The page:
Taking a Closer Look
Large chains are typically prepared to fight POS fraud with always-on camera surveillance systems linked to their POS software. But independent and other smaller retailers often don’t have the budget for sophisticated, monitored LP surveillance technologies that large chains are using.
insidePOS was developed as part of a joint venture partnership between Risk Management Services Loss Prevention (RMSLP), which provides professional LP, security and safety expertise to independent business operators, and Vector Security, a provider of customized intelligence gathering security and surveillance solutions. The hardware/software solution links POS-based intelligence with images captured by surveillance cameras.
Jeremy Melnick, partner and co-owner of Gordon’s Ace Hardware, a five-store chain in the Chicago area, beta tested insidePOS in one store in March 2012. A year later, he describes the solution as “great.”
Although Melnick had security cameras in most of his stores, they were only watched when a loss became apparent, meaning months could go by before a loss resulting from fraud was discovered. One such incident set the stage for Melnick’s decision to test insidePOS: During a routine inventory count in 2006, a pattern of fraudulent returns in one store over at least a seven-month period was uncovered.
“As a small business, we can’t have someone monitoring the cameras every day and we didn’t have the resources to investigate ourselves,” says Melnick. Ultimately, it was determined that a manager and most of the associates in that particular store were stealing through methods like sweet-hearting and fraudulent returns and voids.
A few years later, when Melnick needed help with another LP issue, he was introduced to Jim Close, managing partner for RMSLP. Close told him about insidePOS, for which Vector Security provides the hardware and integration services and RMSLP provides near real-time monitoring and analytical/investigative services.
Vector Security is able to integrate with a wide variety of surveillance camera systems — analog, digital IP or hybrid. It also provides the surveillance DVRs and other storage devices which have the capacity to hold large amounts of information and images. Surveillance images are stored in the devices or the cloud, then remotely monitored and analyzed by RMSLP. The analysis and relevant images are shared with retailers and used for investigative purposes.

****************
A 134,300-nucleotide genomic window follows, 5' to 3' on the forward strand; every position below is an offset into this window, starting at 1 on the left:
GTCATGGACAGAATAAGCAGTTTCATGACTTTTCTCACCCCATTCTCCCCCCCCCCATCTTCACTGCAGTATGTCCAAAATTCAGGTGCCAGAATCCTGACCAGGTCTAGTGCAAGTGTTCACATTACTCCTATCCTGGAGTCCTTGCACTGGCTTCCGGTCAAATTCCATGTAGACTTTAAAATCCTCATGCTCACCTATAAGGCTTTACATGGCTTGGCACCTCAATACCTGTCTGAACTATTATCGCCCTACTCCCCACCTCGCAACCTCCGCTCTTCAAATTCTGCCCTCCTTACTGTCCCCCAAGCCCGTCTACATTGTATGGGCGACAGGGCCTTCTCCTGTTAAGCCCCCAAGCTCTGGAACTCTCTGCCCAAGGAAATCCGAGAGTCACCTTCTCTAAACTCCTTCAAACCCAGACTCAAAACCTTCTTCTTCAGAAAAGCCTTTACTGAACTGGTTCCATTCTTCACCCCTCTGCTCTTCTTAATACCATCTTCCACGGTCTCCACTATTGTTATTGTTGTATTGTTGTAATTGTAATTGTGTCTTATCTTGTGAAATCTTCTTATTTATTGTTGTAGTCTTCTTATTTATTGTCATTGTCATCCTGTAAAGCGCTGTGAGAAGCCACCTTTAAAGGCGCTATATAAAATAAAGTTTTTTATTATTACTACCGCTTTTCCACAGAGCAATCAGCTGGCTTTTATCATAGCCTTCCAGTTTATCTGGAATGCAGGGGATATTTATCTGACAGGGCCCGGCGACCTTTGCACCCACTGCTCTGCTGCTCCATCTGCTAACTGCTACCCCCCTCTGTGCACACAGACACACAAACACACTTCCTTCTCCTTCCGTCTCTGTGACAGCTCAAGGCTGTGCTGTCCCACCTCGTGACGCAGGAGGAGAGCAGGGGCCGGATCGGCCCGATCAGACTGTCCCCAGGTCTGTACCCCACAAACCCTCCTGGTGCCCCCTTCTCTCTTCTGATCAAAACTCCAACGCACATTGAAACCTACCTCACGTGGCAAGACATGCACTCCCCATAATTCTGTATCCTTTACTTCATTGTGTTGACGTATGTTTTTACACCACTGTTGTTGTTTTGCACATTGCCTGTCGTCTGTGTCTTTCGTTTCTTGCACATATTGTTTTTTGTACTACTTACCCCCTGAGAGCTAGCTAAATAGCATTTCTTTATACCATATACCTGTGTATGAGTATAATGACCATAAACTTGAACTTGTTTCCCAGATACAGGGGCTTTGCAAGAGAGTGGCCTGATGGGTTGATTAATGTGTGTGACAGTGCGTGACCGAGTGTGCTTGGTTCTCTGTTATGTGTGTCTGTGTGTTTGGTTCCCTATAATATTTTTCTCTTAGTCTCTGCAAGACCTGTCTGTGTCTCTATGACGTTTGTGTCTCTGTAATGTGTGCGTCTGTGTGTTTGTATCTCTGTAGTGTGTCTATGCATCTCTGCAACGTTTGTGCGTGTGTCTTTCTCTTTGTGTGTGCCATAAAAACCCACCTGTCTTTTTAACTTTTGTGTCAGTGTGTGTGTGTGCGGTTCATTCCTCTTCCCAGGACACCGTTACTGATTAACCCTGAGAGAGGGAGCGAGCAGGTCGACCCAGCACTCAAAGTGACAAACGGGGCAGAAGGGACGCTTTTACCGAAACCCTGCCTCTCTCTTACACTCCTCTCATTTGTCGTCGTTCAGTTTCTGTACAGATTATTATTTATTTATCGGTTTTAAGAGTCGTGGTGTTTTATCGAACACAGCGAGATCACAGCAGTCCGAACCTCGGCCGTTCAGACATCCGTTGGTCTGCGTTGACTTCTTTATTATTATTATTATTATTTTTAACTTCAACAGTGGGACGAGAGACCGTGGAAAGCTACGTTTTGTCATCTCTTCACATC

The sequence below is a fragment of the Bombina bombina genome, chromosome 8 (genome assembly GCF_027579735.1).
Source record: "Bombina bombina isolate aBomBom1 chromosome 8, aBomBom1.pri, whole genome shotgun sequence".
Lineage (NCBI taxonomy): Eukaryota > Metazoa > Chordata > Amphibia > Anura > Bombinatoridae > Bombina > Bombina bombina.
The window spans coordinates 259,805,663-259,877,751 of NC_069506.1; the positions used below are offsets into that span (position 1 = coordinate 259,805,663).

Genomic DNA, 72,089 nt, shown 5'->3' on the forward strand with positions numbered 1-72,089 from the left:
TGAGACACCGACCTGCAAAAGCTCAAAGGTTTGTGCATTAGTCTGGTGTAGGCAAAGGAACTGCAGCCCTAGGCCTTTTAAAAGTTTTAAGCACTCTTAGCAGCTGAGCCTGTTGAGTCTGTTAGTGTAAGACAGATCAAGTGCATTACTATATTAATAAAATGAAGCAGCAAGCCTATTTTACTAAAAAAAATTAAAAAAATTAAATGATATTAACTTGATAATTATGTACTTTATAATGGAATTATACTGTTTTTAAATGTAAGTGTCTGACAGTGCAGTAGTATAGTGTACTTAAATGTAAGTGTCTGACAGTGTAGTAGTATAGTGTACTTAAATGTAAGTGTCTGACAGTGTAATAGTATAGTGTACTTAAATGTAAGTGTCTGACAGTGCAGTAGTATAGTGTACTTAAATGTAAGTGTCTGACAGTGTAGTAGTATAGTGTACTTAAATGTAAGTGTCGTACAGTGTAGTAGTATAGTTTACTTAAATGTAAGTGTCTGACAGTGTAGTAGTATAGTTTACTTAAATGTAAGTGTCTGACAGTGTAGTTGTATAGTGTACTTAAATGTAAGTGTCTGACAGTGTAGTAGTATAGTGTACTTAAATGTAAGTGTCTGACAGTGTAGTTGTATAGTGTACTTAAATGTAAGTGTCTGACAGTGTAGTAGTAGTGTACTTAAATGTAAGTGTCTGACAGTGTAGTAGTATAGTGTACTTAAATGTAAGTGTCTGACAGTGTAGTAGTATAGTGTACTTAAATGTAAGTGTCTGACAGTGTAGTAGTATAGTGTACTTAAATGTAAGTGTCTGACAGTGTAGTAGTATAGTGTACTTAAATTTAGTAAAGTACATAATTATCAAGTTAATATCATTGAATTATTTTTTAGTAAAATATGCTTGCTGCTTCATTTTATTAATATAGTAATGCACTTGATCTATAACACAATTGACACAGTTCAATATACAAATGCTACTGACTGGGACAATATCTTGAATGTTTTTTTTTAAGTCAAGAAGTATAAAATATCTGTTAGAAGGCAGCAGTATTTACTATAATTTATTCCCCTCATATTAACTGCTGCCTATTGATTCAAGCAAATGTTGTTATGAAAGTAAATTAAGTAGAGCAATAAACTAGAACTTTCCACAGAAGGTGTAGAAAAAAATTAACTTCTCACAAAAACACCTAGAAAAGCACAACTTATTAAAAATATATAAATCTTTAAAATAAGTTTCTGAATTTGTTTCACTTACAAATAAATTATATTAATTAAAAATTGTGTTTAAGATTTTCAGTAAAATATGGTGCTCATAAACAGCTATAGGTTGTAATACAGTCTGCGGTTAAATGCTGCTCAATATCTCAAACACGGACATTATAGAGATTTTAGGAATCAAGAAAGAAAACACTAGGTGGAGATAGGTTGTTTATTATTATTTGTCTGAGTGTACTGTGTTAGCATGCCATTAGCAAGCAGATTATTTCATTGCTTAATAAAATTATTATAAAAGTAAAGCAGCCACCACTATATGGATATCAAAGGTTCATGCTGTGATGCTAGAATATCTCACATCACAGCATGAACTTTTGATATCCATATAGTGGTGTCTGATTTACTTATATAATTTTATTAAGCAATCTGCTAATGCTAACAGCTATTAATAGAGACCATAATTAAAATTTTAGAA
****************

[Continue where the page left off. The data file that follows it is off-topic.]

Melnick, Vector Security and RMSLP collaborated to identify the primary events that the test store needed to monitor. The vendors “asked questions about what we were really looking for,” Melnick says. “They’d ask, ‘Does this make sense to create an alert for? Does that make sense?’ They can look for and create triggers and alerts for motion, voids, refunds, reverse transactions, etc.”
Melnick says he was “impressed” by RMSLP’s ability to notice and identify the potential for fraud. insidePOS has also helped identify and address operational issues that could negatively impact the bottom line, like leaving the lights on after the store closes or a sales clerk ringing up a sale without a UPC, which makes managing inventory and more difficult.
“The process doesn’t take a lot of time,” Melnick says. “RMSLP sends us an e-mail with a video clip attached and they ask if what we’re seeing does or does not make sense. … You can get two or three e-mails a week or you can go two weeks without anything. It’s been pretty amazing.”
There was no training required for Melnick’s store associates. In fact, he says, “once it was up, we used the system to train them. We show them clips about leaving the lights on or about what they did during a particular transaction that was not a best practice.”
Close and Miller say that there is currently a six- to eight-hour lag time between what the cameras record and when they are monitored. In the next phase of the process, which should begin by early 2014, monitoring will be happening in “real time” for the hours that employees are in the stores.
Monitors have captured events that require a closer look ranging from employees walking out with bags, questionable employee purchases and refunds to safes being left open longer than they should be. To date, these have all occurred because of procedural lapses, but the system has also proven to be a good theft deterrent because employees know they are constantly being monitored.
“I think it’s kept people on their toes,” says Melnick.
Increased customer focus
One measure of the program’s success is the fact that the number of alerts has slowed considerably. “It’s because of a lot of corrected procedural things like ‘don’t leave the cash door open after you ring up a transaction,’” says Melnick, who says his chain’s shrink (less than 2 percent) is about average for the hardware industry. But RMSLP has helped find videos of shoplifters as well as instances that required investigation of customer complains.
Sales have increased since the system was installed, possibly because store associates were able to spend less time on paperwork related to security issues and more time on the sales floor “focusing on the customer,” Melnick says.
If a retailer doesn’t need to install surveillance cameras, there is no upfront cost to install insidePOS, just a monthly fee. With more security to both prevent and catch internal theft and more opportunities to catch and remedy procedural mistakes, ROI can be realized almost immediately.
“The way I look at it, insidePOS is like having another employee,” Melnick says. “You could not hire an employee full time to stand in your store and get done what we’re getting done with this service.
“I’ve been doing this for 15 years now and this is the first time I feel like we’re getting a return on our security system.”
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